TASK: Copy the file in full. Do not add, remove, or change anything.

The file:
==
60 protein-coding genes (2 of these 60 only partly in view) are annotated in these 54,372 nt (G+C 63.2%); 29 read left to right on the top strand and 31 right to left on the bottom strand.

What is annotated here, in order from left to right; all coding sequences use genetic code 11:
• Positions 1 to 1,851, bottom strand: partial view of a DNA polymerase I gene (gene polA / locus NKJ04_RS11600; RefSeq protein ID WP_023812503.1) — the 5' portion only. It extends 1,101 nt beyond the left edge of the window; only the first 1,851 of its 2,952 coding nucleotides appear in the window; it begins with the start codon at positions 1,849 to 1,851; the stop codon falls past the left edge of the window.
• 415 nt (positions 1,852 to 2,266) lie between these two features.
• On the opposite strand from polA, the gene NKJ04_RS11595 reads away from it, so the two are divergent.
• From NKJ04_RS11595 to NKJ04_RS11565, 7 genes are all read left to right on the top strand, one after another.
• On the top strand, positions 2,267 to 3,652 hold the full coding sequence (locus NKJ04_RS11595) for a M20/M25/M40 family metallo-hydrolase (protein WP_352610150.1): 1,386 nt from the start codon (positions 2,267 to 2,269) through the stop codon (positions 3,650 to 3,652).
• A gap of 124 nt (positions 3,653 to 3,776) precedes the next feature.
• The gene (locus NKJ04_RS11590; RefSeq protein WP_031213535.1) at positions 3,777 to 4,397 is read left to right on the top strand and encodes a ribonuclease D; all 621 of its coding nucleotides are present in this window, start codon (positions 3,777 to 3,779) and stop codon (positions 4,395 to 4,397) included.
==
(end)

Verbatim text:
60 protein-coding genes (2 of these 60 only partly in view) are annotated in these 54,372 nt (G+C 63.2%); 29 read left to right on the top strand and 31 right to left on the bottom strand.

What is annotated here, in order from left to right; all coding sequences use genetic code 11:
• Positions 1 to 1,851, bottom strand: partial view of a DNA polymerase I gene (gene polA / locus NKJ04_RS11600; RefSeq protein ID WP_023812503.1) — the 5' portion only. It extends 1,101 nt beyond the left edge of the window; only the first 1,851 of its 2,952 coding nucleotides appear in the window; it begins with the start codon at positions 1,849 to 1,851; the stop codon falls past the left edge of the window.
• 415 nt (positions 1,852 to 2,266) lie between these two features.
• On the opposite strand from polA, the gene NKJ04_RS11595 reads away from it, so the two are divergent.
• From NKJ04_RS11595 to NKJ04_RS11565, 7 genes are all read left to right on the top strand, one after another.
• On the top strand, positions 2,267 to 3,652 hold the full coding sequence (locus NKJ04_RS11595) for a M20/M25/M40 family metallo-hydrolase (protein WP_352610150.1): 1,386 nt from the start codon (positions 2,267 to 2,269) through the stop codon (positions 3,650 to 3,652).
• A gap of 124 nt (positions 3,653 to 3,776) precedes the next feature.
• The gene (locus NKJ04_RS11590; RefSeq protein WP_031213535.1) at positions 3,777 to 4,397 is read left to right on the top strand and encodes a ribonuclease D; all 621 of its coding nucleotides are present in this window, start codon (positions 3,777 to 3,779) and stop codon (positions 4,395 to 4,397) included.